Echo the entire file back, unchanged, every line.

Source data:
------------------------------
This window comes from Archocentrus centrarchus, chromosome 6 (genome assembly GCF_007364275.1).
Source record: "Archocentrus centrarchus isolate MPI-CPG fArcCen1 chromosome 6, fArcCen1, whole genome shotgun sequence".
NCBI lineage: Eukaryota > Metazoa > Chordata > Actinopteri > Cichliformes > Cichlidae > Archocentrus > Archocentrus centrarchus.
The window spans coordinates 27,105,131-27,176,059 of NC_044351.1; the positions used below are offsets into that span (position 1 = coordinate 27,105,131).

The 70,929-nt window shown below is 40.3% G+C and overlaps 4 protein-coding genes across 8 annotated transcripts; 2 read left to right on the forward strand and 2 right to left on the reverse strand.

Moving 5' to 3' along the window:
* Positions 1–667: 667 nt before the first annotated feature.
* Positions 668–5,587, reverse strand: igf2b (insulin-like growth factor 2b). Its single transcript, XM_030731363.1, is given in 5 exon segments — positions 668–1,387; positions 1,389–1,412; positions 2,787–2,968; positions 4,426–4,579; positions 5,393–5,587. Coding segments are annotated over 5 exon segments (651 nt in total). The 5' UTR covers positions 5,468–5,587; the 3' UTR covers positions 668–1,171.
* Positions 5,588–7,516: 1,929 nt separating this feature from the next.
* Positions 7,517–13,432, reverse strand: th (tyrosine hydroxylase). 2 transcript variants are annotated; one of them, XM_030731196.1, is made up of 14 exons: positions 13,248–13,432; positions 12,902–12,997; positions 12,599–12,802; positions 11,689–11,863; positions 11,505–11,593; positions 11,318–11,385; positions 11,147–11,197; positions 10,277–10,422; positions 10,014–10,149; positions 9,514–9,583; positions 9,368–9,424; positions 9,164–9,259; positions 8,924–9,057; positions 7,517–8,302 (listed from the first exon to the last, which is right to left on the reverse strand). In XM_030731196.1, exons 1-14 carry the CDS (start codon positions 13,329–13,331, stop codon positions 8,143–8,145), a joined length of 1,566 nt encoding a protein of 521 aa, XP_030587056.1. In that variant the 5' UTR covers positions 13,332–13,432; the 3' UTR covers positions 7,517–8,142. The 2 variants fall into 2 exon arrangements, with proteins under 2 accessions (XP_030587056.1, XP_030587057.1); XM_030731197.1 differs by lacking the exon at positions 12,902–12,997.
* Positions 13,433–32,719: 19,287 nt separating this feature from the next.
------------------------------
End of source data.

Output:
This window comes from Archocentrus centrarchus, chromosome 6 (genome assembly GCF_007364275.1).
Source record: "Archocentrus centrarchus isolate MPI-CPG fArcCen1 chromosome 6, fArcCen1, whole genome shotgun sequence".
NCBI lineage: Eukaryota > Metazoa > Chordata > Actinopteri > Cichliformes > Cichlidae > Archocentrus > Archocentrus centrarchus.
The window spans coordinates 27,105,131-27,176,059 of NC_044351.1; the positions used below are offsets into that span (position 1 = coordinate 27,105,131).

The 70,929-nt window shown below is 40.3% G+C and overlaps 4 protein-coding genes across 8 annotated transcripts; 2 read left to right on the forward strand and 2 right to left on the reverse strand.

Moving 5' to 3' along the window:
* Positions 1–667: 667 nt before the first annotated feature.
* Positions 668–5,587, reverse strand: igf2b (insulin-like growth factor 2b). Its single transcript, XM_030731363.1, is given in 5 exon segments — positions 668–1,387; positions 1,389–1,412; positions 2,787–2,968; positions 4,426–4,579; positions 5,393–5,587. Coding segments are annotated over 5 exon segments (651 nt in total). The 5' UTR covers positions 5,468–5,587; the 3' UTR covers positions 668–1,171.
* Positions 5,588–7,516: 1,929 nt separating this feature from the next.
* Positions 7,517–13,432, reverse strand: th (tyrosine hydroxylase). 2 transcript variants are annotated; one of them, XM_030731196.1, is made up of 14 exons: positions 13,248–13,432; positions 12,902–12,997; positions 12,599–12,802; positions 11,689–11,863; positions 11,505–11,593; positions 11,318–11,385; positions 11,147–11,197; positions 10,277–10,422; positions 10,014–10,149; positions 9,514–9,583; positions 9,368–9,424; positions 9,164–9,259; positions 8,924–9,057; positions 7,517–8,302 (listed from the first exon to the last, which is right to left on the reverse strand). In XM_030731196.1, exons 1-14 carry the CDS (start codon positions 13,329–13,331, stop codon positions 8,143–8,145), a joined length of 1,566 nt encoding a protein of 521 aa, XP_030587056.1. In that variant the 5' UTR covers positions 13,332–13,432; the 3' UTR covers positions 7,517–8,142. The 2 variants fall into 2 exon arrangements, with proteins under 2 accessions (XP_030587056.1, XP_030587057.1); XM_030731197.1 differs by lacking the exon at positions 12,902–12,997.
* Positions 13,433–32,719: 19,287 nt separating this feature from the next.